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How to stop or train against "dishonest" behavior?

817 Views 5 Replies 6 Participants Last post by  Francl27
I adopted a ~3 year old dog from some friends who could no longer keep him. We didn't know them and their habits very well, though. I've been trying to train him to stay off the couch and bed, and not take food from off the tables or kitchen counter. He's been great about these things when I'm not in the house, but once I leave for work, all bets are off. Almost daily, I find fresh fur and paw prints on the bed and couch, and sometimes food missing from the kitchen counter.

I've disciplined him when this happens, and tried to show him what I'm mad about. It's difficult though, because it's not immediate feedback like when it happens in front of me. I've tried leaving aluminum foil on the couch and bed, and that seemed to work for a while until he became desensitized to it. It seemed more like a deterrent than a training method. But that's not a great option because it's tedious for me to put down whenever I leave the house.

I know that he knows he's not supposed to be on the couch or bed, and not to eat food from the counter. He's great about it when I'm home, but seems to think it's worth it while I'm away. But there's no good way to stop him or discipline him when he does it while I'm away. I could put him in his crate while I'm away, but I'm not sure that would actually train him. Seems like as soon as I let him out the next time I'm away he'd go back to doing the same things.

Any ideas? Thanks in advance.
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First step is to change your perspective.

It's not "dishonest" behavior. It's reinforcing for the dog to eat free food and lie on comfortable surfaces. Your dog is a dog, not a judging ethical being.

Your dog doesn't know he's 'wrong'. Dogs have no concept of right or wrong. All your dog has learned is it's not safe to do it when you're home, and to be appeasing (the famous 'guilty' look) when you are mad at him. He's scared of your punishments.

Crate him when you're gone. You're right in that it's not actively training him what to do, but it prevents the unwanted behavior. Prevention goes a long ways towards eliminating a habit. Or, close the doors to the bedroom, put a sheet on the couch that the dog is allowed to go on, and keep the counters clean. That would be a compromise.

Meantime, teach the dog to strongly enjoy being on his own bed or other appropriate spaces. Hide dog-appropriate treats, toys, and chews in spaces where you want him to be if you are going for the compromise option.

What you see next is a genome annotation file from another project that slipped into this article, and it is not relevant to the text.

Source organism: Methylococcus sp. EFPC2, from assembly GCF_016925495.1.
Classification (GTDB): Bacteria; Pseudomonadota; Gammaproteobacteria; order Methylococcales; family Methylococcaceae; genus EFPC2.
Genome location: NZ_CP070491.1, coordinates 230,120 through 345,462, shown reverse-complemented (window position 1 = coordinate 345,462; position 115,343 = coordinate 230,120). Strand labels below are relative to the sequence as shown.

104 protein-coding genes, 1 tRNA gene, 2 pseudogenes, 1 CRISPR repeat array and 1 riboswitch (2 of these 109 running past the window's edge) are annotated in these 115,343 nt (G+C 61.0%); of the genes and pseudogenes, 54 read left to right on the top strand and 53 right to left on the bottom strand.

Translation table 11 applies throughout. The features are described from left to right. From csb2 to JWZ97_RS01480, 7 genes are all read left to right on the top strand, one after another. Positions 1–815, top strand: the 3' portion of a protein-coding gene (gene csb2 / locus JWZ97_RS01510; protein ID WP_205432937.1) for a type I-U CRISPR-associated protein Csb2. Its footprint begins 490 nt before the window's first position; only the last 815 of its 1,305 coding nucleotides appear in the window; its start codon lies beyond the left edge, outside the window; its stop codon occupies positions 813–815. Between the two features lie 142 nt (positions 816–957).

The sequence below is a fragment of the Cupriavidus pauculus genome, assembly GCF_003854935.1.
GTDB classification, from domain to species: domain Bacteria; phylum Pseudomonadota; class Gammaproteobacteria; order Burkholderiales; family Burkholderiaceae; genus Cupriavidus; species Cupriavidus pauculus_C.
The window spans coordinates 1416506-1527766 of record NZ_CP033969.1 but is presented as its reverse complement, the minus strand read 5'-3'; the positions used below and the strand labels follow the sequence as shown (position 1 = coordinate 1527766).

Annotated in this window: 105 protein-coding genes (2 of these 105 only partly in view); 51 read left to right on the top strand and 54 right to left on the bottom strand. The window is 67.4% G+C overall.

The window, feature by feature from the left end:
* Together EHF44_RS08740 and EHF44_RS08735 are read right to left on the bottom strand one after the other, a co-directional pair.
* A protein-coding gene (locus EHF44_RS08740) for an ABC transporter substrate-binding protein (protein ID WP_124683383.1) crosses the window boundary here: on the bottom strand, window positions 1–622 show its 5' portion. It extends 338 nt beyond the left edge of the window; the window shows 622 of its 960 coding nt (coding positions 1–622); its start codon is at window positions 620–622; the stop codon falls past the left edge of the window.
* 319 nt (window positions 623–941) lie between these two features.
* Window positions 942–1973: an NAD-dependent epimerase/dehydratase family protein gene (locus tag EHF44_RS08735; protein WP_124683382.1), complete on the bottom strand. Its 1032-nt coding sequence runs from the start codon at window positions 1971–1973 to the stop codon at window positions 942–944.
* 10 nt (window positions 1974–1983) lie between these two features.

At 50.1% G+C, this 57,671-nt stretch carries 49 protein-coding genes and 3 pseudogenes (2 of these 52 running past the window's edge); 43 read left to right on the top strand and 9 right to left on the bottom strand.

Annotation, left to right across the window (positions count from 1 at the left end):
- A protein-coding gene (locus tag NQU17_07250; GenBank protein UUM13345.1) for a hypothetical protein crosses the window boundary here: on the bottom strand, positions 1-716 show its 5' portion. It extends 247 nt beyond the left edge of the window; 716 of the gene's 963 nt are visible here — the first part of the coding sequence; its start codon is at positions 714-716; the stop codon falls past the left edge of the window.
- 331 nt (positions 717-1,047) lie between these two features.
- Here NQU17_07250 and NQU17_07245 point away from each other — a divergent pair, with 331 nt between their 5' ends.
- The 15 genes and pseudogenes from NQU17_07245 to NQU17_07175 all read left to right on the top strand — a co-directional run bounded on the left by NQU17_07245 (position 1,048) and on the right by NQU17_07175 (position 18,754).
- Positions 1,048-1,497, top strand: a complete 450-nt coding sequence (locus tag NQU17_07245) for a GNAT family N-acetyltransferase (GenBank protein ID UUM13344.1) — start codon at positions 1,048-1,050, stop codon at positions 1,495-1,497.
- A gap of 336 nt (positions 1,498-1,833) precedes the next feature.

These behaviors may go away over time, or they may be permanent. Unfortunately punishment often masks behaviors. I used to think and train similarly and also got stuck. How to you modify a behavior when your dog is too scared to do it in front of you? Sometimes, you don't. My compromise... I keep my trash under a cabinet.
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He's not being "dishonest". He's being a dog.

As Canyx said, either crate or baby gate him where he can't get into things while you are gone, and don't leave things on the counter.

I had a dog who wasn't allowed on the bed or couch. Her opinion was if I didn't see it, it never happened. Never mind all the dog hair all over the bed and couch.....
so the good news he is not eating the house, shredding carpet, cabinet doors, table legs or the sheetrock off the walls :) :) :) :) oh and crashing through double pain glass windows. ..... For you be mindful that discipline that a dog can not attach to an event for the dog has ways of coming out other ways.. Like causing anxiety that your coming home if you correct after you return. just turns them into a nervous wreck because they don't get it to change it.. no matter what it still gonna happen to them. that is when the destruction begins as it's soothing to their anxiety.

possible for now you can get covers to put over your coach and bed for protection.. and while your home work on being able to redirect them to a special place for them..
Agree with everyone else. Do not leave him loose when you are gone. Crate him. Do not leave food on the counter as most dogs see that as "free food" and don't leave him where he can get on furniture when you are not home.

You cannot correct a dog after the fact. The dog has NO IDEA why you are correcting him. All that does is ruin your relationship with the dog and, honestly? It is abusive.

If you come home and find paw prints on the couch, take the dog to the couch and correct him he has NO associative ability to know why. All he knows is you are mean and angry and let him have it near the couch when you come home. Same with the counters and so forth.
Prevention. Crate the dog or gate him in a room where he won't be able to get on anything.
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